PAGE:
Venezuela rejects Trump talk of military option

Venezuela rejects Trump talk of military option

Venezuela rejects Trump talk of military option

Speaking to Journalists during an impromptu question and answer press conference, President Trump said that the people of Venezuela are suffering, and some are dying. "And by the way, I'm not going to rule out a military option". Yesterday, the US President said they were looking at many options, including military action. The Venezuelan government continued its plans and shortly after the elections, Maduro was sanctioned.

U.S. Secretary of State Rex Tillerson skipped a key meeting of the Organization of American States in June, depriving some Caribbean countries that depend on Venezuelan oil shipments of the political cover they were looking for to abandon their support for Maduro. Senator Sasse, a member of the US Senate Armed Services Committee, said that Congress does not plan to authorize a US-led war in Venezuela.

The Pentagon has said that #The United States military is prepared to support efforts to secure USA citizens and other American interests in Venezuela.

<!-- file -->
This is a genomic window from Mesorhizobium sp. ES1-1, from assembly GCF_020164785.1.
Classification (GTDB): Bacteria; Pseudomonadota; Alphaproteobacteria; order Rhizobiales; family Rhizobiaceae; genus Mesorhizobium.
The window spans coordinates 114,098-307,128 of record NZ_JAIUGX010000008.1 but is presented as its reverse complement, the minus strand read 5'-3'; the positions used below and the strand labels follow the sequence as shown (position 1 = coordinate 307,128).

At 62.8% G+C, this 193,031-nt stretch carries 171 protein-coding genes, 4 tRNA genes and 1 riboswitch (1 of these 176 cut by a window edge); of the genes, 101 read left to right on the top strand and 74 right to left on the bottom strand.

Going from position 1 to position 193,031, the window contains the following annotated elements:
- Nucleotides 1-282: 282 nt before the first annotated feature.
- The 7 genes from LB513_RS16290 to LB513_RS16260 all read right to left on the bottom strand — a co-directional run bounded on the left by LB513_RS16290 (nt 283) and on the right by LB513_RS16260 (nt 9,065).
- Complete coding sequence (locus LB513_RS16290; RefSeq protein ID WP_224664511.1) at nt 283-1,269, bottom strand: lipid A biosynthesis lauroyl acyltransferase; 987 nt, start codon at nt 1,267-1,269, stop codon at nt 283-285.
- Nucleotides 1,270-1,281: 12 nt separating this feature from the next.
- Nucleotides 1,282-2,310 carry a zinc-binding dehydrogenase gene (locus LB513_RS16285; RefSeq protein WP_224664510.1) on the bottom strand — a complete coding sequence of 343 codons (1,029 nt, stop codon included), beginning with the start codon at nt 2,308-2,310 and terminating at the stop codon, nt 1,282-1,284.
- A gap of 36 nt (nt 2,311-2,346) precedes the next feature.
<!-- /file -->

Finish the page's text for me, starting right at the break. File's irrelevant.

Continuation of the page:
Venezuela is facing its worst political crisis in decades.

General Vladimir Padrino, Venezuela's defense minister, dismissed the threat as "an act of craziness, an act of supreme extremism".

The protests, which began in April, have left more than 100 people dead. Peru's government has expelled Venezuela's ambassador as regional pressure builds on President Nicolas Maduro's government for allegedly trampling on the constitutional order.

Donald Trump's talk of a "military option" for Venezuela may have drawn rebuke from several foreign governments, some even critical of President Nicolas Maduro, but so far it has been met with a resounding silence from the Venezuelan opposition.

It adds that "the repudiation of violence and any option that implies the use of force is inalienable and constitutes the fundamental basis for democratic coexistence".

Arreaza called Trump the "boss of the empire" and said his comments fit a pattern of aggression against Venezuelan sovereignty and violate global law and the United Nations charter.

"The time has come for worldwide organizations and multilateral forums in the region and in the world to reaffirm the validity of the norms of global law and to curb the most aggressive action of the U.S. empire against the Venezuelan people in more than a hundred years". "President Trump will gladly speak with the leader of Venezuela as soon as democracy is restored in that country", the White House responded in a statement.

Maduro says the protests are a violent effort to overthrow his government and assures that the constituent assembly will bring peace to the country.

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